Besides, a net worth tax is unworkable. You have valuation issues (What’s my private company worth?), liquidity problems (I’ll have to sell my farm to come up with the money to pay the tax on the value of my farm), and tax dodging (Er, let’s not talk about my overseas assets and cash held in foreign accounts). We would be stuck taxing people’s bank and brokerage accounts—causing every sentient person to withdraw all of his or her money from banks and brokers. And that would be the end of the country as we know it.
What about the Americans for Fair Taxation’s 23 percent solution? A national sales tax is a neat idea—except that (i) at almost a quarter of the price of the goods themselves, it would be horribly regressive; (ii) not enough transactions actually constitute “sales”; and (iii) like the net worth tax, the impact on economic activity would be dramatically adverse.
A property tax? Sorry, but the Constitution prohibits it (unless it’s apportioned among the states by numbers). And even if it didn’t, you would have the same valuation, liquidity, and tax-dodging problems you have with a net worth tax.
Really what we need is a tax system that doesn’t focus on who is taxed and at what rate, but what is taxed and when. Preferably, it would get at income, net worth, property, inheritances, sales, loans—the whole schmear. It would have the broadest reach possible, which would allow for a low rate of tax.
Here’s a bit of heresy for the Democrats: everyone, even the poor, needs to pay federal tax. Everyone enjoys the stability of our government and the security of our military, benefits from our monetary system, and gets around on our roads. Everyone needs to pay something for it, to be invested in the decisions our government makes.
That said, the ideal taxing system would follow the money.
So here’s a bit of heresy for my fellow Republicans: the middle class needs to pay disproportionately more than the poor, the rich need to pay disproportionately more than the middle class, and the über rich need to pay yet more. Why? Either we’re going to have a shared community where the ones who have more contribute more, or we’re going to have a society like Sao Paulo in Brazil, where millions live in squalor in favelas, and the rich hundreds live in walled communities under armed security and drive around in armored Mercedes.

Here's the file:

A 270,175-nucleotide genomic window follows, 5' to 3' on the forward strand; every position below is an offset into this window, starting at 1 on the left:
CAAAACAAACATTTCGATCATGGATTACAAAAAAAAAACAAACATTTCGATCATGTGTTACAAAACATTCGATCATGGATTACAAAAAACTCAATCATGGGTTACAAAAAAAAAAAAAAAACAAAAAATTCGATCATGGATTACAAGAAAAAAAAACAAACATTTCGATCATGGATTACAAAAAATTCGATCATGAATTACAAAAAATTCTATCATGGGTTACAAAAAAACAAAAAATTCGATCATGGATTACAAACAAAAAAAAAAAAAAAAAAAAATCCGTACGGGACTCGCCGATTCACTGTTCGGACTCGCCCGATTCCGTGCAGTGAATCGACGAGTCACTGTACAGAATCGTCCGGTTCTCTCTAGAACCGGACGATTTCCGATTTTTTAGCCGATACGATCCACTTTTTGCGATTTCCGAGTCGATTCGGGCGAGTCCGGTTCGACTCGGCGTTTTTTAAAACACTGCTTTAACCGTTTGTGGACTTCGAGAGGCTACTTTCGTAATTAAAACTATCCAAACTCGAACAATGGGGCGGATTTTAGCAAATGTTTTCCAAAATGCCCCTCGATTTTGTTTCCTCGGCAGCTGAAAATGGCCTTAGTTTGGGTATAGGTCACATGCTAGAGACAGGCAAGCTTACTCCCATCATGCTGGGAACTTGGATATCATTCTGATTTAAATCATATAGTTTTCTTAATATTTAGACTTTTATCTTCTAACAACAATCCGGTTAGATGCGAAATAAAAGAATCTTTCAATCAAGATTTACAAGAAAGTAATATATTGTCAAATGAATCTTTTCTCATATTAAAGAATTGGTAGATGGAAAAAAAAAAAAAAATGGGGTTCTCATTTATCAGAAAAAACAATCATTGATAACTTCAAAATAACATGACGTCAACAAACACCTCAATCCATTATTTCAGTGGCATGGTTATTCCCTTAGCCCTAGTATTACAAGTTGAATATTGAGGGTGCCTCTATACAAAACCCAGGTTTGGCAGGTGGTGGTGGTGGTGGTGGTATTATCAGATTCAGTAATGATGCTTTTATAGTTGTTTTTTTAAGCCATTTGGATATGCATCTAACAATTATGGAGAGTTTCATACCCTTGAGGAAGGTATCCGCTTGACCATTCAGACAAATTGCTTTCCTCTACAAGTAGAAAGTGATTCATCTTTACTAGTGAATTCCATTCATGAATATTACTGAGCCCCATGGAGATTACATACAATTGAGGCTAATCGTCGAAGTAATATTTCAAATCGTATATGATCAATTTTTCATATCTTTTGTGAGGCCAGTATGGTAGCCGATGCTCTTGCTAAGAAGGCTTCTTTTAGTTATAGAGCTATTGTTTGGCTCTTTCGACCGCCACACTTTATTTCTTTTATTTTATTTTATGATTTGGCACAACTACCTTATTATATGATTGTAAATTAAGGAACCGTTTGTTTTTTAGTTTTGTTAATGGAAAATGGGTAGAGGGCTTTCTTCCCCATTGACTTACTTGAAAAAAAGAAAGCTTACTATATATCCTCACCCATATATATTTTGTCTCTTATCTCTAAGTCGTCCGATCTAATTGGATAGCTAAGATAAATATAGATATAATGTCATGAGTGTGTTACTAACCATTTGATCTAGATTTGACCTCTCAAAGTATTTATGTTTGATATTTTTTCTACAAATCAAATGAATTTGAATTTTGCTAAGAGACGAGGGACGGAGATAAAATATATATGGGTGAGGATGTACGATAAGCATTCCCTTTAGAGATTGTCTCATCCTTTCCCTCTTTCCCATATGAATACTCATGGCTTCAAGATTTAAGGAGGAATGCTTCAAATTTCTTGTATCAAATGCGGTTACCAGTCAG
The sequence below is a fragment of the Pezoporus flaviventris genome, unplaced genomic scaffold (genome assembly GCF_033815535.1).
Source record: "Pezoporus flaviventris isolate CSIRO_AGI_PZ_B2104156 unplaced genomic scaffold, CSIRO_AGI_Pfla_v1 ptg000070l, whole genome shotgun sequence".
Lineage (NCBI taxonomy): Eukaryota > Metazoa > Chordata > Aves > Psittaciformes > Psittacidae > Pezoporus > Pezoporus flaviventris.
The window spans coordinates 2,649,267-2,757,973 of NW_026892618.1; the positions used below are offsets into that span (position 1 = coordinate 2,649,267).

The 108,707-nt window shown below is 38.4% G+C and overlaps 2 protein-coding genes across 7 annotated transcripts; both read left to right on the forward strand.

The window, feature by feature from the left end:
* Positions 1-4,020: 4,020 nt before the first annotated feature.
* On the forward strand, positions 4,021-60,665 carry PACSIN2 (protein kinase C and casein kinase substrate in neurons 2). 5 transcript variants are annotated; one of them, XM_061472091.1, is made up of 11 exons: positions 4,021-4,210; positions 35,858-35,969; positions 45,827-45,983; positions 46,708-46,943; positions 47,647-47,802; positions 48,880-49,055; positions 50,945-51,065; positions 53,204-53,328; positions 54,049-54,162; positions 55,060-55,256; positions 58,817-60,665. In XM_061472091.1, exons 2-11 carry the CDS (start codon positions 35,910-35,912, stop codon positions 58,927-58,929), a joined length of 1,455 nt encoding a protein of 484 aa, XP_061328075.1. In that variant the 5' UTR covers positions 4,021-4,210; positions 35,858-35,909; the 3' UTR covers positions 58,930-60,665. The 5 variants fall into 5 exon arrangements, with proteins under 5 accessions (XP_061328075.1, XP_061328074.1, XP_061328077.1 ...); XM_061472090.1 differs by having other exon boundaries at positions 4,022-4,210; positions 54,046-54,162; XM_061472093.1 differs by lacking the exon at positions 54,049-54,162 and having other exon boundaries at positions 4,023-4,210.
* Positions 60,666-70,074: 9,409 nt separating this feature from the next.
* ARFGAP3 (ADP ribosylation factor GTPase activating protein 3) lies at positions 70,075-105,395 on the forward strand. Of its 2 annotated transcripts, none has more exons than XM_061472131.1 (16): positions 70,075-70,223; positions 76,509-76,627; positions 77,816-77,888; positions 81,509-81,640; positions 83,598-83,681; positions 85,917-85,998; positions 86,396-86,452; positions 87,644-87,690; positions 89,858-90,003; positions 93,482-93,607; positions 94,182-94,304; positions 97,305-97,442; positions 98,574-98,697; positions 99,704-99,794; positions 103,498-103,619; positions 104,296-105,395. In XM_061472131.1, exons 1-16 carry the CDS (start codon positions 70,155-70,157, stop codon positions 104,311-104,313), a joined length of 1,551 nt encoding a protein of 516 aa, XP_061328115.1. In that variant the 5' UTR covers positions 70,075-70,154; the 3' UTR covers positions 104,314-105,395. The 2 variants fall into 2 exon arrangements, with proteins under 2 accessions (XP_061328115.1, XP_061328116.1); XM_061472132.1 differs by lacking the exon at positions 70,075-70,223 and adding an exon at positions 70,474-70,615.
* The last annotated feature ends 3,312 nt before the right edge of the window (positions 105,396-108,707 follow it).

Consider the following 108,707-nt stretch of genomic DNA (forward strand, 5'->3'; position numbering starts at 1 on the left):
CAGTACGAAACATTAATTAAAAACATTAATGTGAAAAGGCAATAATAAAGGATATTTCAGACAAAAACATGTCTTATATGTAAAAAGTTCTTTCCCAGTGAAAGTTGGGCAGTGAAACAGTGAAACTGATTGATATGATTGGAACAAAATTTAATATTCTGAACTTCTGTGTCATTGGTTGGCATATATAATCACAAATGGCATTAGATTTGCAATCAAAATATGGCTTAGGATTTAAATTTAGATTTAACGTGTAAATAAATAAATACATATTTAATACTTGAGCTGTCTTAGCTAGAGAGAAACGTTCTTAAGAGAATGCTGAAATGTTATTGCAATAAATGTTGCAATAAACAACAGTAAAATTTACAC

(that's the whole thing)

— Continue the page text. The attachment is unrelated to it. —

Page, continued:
And while you’re reeling from that bit of apostasy, here’s another: no organization should be exempt from federal taxes. I belong to a rich church. It does wonderful things for the community. It also benefits from the stability of our government, etc. It needs to pay federal taxes. My old law school has a $32 billion endowment, up a whopping $4.4 billion from just a year ago. Its endowment is larger than the GPD of more than half of the world’s countries. It’s obscene. It needs to pay federal taxes. (And it needs to stop asking me for money.)
The ideal taxing system would be immune from definitional hanky-panky. It would match the collection of the tax to when the money is there.
In short, the ideal taxing system would be a small tax on every single monetary transaction.
That’s right: a miniscule tax, say 1 percent (or less—depending on what the annual dollar total of every single transaction in the country adds up to), on every single monetary transaction, including wages, gifts, inheritances, property sales, rent payments, retail sales, legal services, company acquisitions, loans, and sales of stocks and securities.
Would this hurt the working poor? Let’s assume that someone earns $19,000 and that his employer passes the entire tax on to the employee. A 1 percent tax on $19,000 is $190. The employee would pay a 1 percent tax on all his spending and savings (if he’s able to put anything away, that is). So another $190 of tax, for a total of $380 on his entire earnings, spending, and savings. That’s hardly regressive.
But, you say, what about the millionaire? She would pay a 1 percent tax on her $1 million earnings and a 1 percent tax on her savings and spending, for a total of $20,000. That’s a long way from the $350,000 in taxes she would pay on her earnings under the current system. To which I say, that’s assuming she’s not one of the 1,400 millionaires who paid no tax at all.